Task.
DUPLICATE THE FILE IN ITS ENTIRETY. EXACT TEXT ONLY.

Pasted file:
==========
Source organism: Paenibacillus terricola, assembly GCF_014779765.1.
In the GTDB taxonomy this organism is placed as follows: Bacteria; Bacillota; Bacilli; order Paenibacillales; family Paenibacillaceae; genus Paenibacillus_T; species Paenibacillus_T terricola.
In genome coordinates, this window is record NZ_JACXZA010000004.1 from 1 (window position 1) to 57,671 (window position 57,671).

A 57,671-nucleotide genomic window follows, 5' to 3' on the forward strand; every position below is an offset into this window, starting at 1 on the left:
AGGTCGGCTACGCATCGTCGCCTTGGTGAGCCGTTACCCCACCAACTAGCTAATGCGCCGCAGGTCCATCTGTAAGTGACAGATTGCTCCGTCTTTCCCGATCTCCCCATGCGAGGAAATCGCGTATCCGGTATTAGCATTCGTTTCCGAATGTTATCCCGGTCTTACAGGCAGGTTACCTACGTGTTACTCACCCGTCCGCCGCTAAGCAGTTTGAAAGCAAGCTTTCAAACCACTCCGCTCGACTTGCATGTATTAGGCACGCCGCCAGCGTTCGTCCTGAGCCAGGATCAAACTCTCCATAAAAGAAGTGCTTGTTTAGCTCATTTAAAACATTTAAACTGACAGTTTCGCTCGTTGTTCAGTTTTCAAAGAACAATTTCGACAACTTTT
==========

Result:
Source organism: Paenibacillus terricola, assembly GCF_014779765.1.
In the GTDB taxonomy this organism is placed as follows: Bacteria; Bacillota; Bacilli; order Paenibacillales; family Paenibacillaceae; genus Paenibacillus_T; species Paenibacillus_T terricola.
In genome coordinates, this window is record NZ_JACXZA010000004.1 from 1 (window position 1) to 57,671 (window position 57,671).

A 57,671-nucleotide genomic window follows, 5' to 3' on the forward strand; every position below is an offset into this window, starting at 1 on the left:
AGGTCGGCTACGCATCGTCGCCTTGGTGAGCCGTTACCCCACCAACTAGCTAATGCGCCGCAGGTCCATCTGTAAGTGACAGATTGCTCCGTCTTTCCCGATCTCCCCATGCGAGGAAATCGCGTATCCGGTATTAGCATTCGTTTCCGAATGTTATCCCGGTCTTACAGGCAGGTTACCTACGTGTTACTCACCCGTCCGCCGCTAAGCAGTTTGAAAGCAAGCTTTCAAACCACTCCGCTCGACTTGCATGTATTAGGCACGCCGCCAGCGTTCGTCCTGAGCCAGGATCAAACTCTCCATAAAAGAAGTGCTTGTTTAGCTCATTTAAAACATTTAAACTGACAGTTTCGCTCGTTGTTCAGTTTTCAAAGAACAATTTCGACAACTTTT